At age 31, this could be speed skater Shani Davis' fourth and final Olympics. It will be hard for the Chicago native to top his performance from the past two Winter Games.
Davis, who will anchor a solid U.S. long track speed skating team in Sochi, is trying to become the first American male athlete to win three consecutive gold medals in the same event at the Winter Games. He took first-place finishes in the 1,000 meters in Torino in 2006 and again in Vancouver four years later.
The first black athlete from any country to win a gold medal in an individual sport at the Winter Olympics, Davis is expected to participate in the 1,000 and 1,500 in Russia. He captured the 1,000 at the U.S. Olympic Speed Skating Trials in late December.
There are 12 events in long track speed skating with the competition to take place at Adler Arena. The men will race in distances of 500, 1,000, 1,500, 5,000 and 10,000, while the women compete at distances of 500, 1,000, 1,500, 3,000, and 5,000. There are also team pursuits for both the men and women.
The United States was shut out of medals in the 500 in both the men and women at the last Olympics, and Americans won only four medals in Vancouver. Davis was at the forefront with half of that medal haul.
Joining Davis on the men's squad are Tucker Fredricks, Jonathan Garcia, Brian Hansen, Jonathan Kuck, Emery Lehman, Joey Mantia, Patrick Meek and Mitch Whitmore.
Fredricks, who turns 30 in April, competed at the previous two Winter Games, finishing 24th in the 500 in 2006 and 12th in the same event four years ago.
Hansen and Kuck were part of the silver medal-winning squad in the men's team pursuit four years ago, and came in 18th place in the 1,500.
The 17-year-old Lehman set a junior national record in the 10,000, while Mantia is expected to compete in four of the disciplines in Sochi. Meek gets ready for his first Olympics, while Whitmore tries to improve on his 37th-place showing in the 500 in Vancouver.
Brittany Bowe, Lauren Cholewinski, Kelly Gunther, Maria Lamb, Heather Richardson, Anna Ringsred, Jilleanne Rookard and Sugar Todd make up the U.S. women's squad.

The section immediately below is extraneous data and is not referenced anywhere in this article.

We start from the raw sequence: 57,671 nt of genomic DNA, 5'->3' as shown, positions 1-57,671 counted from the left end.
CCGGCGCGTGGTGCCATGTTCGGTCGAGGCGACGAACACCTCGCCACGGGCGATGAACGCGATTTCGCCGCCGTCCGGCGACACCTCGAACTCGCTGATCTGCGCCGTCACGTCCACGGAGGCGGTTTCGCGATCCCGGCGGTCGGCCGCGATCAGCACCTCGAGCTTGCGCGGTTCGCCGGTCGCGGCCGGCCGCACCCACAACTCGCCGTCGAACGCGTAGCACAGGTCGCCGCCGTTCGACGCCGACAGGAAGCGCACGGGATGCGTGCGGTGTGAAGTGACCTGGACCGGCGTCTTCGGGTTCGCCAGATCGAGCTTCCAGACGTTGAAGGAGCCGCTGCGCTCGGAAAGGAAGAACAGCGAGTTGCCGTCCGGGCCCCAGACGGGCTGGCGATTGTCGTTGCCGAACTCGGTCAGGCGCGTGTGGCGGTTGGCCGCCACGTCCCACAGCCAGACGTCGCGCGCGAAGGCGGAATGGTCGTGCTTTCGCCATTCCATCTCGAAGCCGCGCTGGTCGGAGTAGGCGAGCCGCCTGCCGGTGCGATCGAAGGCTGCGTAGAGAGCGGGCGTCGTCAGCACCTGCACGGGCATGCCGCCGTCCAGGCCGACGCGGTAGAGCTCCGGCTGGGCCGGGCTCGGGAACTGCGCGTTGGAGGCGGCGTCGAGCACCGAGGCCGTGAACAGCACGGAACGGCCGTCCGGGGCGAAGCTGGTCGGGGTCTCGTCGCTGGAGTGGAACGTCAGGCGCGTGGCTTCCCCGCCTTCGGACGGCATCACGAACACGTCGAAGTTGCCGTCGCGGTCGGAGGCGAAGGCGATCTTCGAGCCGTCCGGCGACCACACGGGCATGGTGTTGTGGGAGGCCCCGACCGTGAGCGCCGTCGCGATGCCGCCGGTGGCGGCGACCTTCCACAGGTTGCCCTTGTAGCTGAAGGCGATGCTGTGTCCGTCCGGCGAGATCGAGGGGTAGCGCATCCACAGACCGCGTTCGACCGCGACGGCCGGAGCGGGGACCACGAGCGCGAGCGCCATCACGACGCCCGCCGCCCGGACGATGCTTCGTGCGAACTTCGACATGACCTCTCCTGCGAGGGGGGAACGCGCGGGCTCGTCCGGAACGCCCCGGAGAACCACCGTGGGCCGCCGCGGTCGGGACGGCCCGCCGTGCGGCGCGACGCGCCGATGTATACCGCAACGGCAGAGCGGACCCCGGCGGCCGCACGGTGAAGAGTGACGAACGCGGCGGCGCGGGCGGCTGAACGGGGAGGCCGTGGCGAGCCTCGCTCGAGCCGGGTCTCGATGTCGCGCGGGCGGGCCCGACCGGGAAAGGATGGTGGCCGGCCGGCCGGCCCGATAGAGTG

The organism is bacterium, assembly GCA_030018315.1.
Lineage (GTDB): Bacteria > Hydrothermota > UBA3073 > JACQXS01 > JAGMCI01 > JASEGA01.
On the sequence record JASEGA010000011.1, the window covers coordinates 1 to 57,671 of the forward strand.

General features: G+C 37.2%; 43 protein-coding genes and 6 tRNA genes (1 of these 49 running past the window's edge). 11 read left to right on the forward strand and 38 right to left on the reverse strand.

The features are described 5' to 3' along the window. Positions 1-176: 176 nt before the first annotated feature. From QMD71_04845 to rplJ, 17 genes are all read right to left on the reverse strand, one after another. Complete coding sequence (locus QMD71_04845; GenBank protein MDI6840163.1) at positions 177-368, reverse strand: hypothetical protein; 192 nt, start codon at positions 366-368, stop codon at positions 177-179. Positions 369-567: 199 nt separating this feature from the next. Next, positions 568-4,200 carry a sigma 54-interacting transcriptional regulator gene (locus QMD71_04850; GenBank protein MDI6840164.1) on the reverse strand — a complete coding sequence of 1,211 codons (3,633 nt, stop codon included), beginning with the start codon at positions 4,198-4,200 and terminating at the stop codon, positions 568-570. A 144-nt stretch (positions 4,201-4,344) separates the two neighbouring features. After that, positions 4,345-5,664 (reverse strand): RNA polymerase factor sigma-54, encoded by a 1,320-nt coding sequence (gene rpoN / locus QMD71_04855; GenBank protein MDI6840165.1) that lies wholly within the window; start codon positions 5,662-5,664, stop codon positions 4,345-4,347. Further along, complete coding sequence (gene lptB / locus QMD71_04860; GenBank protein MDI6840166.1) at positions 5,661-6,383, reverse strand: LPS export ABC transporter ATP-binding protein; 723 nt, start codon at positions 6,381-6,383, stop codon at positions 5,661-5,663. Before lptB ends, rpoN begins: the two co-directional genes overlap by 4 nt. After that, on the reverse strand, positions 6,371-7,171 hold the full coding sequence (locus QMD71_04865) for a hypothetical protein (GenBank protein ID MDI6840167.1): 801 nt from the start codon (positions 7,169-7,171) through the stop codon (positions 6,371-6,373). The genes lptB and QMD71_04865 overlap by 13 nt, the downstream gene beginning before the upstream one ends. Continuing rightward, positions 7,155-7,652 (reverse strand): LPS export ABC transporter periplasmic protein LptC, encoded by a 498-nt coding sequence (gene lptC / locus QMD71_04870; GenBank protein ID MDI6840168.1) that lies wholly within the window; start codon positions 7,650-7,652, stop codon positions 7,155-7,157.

Bowe set a world record in the 100 last year, Cholewinski was 30th in the 500 in Vancouver and Gunther was an alternate four years ago.
Lamb will participate in her third Olympics. Richardson participated in three events in Vancouver with a best finish of sixth place in the 500, and she captured the 2013 World Cup overall title in the 1,000. Ringsred heads to her first Olympics, while the 30-year-old Rookard should provide a challenge in the 3,000. Sugar Todd is expected to compete in the 1,000.
The Canadian speed skating team isn't expected to be named until Jan. 22, but it will aim to repeat as champion in the men's pursuit.
Four years ago, the team of Mathieu Giroux, Lucas Makowsky and Denny Morrison won gold. Christine Nesbitt aims to repeat the gold she won in the 1,000 in Vancouver. She also captured a silver in the team pursuit eight years ago.
Sven Kramer will aim for gold in Sochi. The Dutch skater, who won the 5,000 in Vancouver and finished with a silver in the same event four years ago, has four Olympic medals.
Controversy was the big topic four years ago for Kramer, who finished four seconds ahead of Lee Seung-Hoon in the 10,000. Kramer, though, was disqualified for an incorrect lane change when his coach waived him into the wrong lane. Kramer erupted after the race by throwing his glasses and pushing his coach.
Dutchwoman Ireen Wuest has two gold medals under her belt, one from Torino and one from Vancouver. She will likely participate in every race, except the 500.